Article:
Artificial Intelligence Can Help Readers Digest Scholarly Papers More Efficiently

The volume of research papers in the literature and the lack of time to read them can be a challenge for scientists. A study from Learned Publishing reports that it takes an average researcher from the United States 32 minutes to read an English-language paper. Another study from Publications reports that if English isn’t a researcher’s first language, it takes nearly one hour or longer to read an article.
Paper Digest, founded by postdoctoral researchers Yasutomo Takano and Christian Mejia, is a new resource that skims and summarizes manuscripts for readers. This artificial intelligence tool is designed to pull key central concepts from full-text articles and lists them in a single-page summary.
Paper Digest has a simple web interface, so users do not need to download or install anything. After entering an open-access article’s DOI or the URL for the full-text PDF, the tool returns a page summary in approximately 10 seconds.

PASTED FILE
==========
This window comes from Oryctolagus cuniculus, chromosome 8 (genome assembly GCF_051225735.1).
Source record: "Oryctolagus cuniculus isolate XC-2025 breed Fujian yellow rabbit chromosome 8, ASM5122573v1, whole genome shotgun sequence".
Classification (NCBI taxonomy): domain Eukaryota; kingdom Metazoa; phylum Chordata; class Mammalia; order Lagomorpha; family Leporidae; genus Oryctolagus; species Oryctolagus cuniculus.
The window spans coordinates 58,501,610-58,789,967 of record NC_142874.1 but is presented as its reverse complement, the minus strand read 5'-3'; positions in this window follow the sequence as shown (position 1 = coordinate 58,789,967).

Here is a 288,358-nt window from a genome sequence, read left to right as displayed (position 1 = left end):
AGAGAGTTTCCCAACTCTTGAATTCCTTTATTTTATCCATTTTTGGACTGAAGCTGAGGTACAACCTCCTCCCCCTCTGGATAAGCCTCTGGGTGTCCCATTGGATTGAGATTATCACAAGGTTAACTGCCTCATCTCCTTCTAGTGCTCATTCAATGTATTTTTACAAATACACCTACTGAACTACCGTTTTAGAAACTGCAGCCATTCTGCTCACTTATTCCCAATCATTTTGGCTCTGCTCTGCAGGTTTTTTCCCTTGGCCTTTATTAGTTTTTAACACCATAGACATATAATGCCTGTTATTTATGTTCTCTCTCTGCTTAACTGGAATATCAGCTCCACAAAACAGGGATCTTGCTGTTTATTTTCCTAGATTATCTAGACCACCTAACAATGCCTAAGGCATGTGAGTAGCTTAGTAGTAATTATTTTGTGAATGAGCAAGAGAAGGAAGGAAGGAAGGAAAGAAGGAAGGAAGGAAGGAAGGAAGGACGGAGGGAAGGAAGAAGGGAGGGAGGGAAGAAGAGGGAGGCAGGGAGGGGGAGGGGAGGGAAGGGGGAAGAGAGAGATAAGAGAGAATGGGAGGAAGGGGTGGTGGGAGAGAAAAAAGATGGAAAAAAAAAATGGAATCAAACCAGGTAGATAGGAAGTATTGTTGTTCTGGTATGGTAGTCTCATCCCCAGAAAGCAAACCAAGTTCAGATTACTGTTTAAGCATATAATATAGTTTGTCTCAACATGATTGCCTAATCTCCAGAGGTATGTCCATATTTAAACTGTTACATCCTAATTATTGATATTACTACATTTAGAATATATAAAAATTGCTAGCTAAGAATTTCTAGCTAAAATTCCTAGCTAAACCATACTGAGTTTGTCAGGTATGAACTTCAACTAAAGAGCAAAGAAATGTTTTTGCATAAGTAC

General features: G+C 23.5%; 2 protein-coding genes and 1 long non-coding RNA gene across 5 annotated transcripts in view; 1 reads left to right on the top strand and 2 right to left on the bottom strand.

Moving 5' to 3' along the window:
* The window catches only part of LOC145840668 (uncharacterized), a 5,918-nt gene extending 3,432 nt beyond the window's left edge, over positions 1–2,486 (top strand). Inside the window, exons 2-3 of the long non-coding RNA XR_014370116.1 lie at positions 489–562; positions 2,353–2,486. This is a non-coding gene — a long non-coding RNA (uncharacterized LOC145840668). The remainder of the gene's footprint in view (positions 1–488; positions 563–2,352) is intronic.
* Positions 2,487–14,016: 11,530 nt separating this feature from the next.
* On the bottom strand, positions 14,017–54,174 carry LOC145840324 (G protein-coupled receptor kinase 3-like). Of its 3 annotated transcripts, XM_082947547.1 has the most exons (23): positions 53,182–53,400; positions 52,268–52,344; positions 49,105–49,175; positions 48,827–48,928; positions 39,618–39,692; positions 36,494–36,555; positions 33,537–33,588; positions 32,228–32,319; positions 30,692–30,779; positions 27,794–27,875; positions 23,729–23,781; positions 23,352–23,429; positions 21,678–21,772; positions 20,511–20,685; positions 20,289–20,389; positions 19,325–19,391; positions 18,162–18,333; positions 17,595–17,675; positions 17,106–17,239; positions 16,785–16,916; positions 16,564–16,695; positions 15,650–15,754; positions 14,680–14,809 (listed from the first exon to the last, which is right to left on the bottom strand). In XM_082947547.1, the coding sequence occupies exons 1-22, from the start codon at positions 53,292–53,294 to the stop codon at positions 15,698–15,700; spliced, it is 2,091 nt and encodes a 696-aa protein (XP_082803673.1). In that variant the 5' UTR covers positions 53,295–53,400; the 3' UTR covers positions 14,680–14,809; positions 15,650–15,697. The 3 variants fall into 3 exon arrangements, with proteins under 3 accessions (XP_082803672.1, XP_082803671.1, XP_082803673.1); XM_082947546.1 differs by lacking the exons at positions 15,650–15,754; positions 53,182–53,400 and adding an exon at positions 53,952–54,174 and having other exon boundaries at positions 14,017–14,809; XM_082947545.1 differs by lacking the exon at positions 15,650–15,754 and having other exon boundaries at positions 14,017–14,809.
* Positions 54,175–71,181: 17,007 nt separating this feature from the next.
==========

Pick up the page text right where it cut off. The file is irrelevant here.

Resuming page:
Takano admits that currently, Paper Digest’s algorithm is best at analyzing manuscripts with clear headers, such as those used in original research articles published in Science Translational Medicine (STM) journals. Review articles, editorials, and articles from disciplines that do not follow the standard STM article structure are more difficult to analyze and the summaries are not as accurate. Takano also explains that the algorithm currently works best with text only; if key concepts of papers include math equations, the algorithm may fail to analyze them.
The Paper Digest team says that their focus is on improving the algorithm. Takano says for that to happen, lots of datasets are needed to feed the machine learning. A new feature was recently added to gather feedback that allows users to press a “like” button next to a helpful extracted sentence. The developers also encourage users to communicate when articles in particular disciplines do not provide accurate summaries.
We at the Ochsner Journal understand that as technology advances, more artificial intelligence-based tools will be available. We will continue to monitor the developments at Paper Digest and other tools that may potentially assist with scholarly research.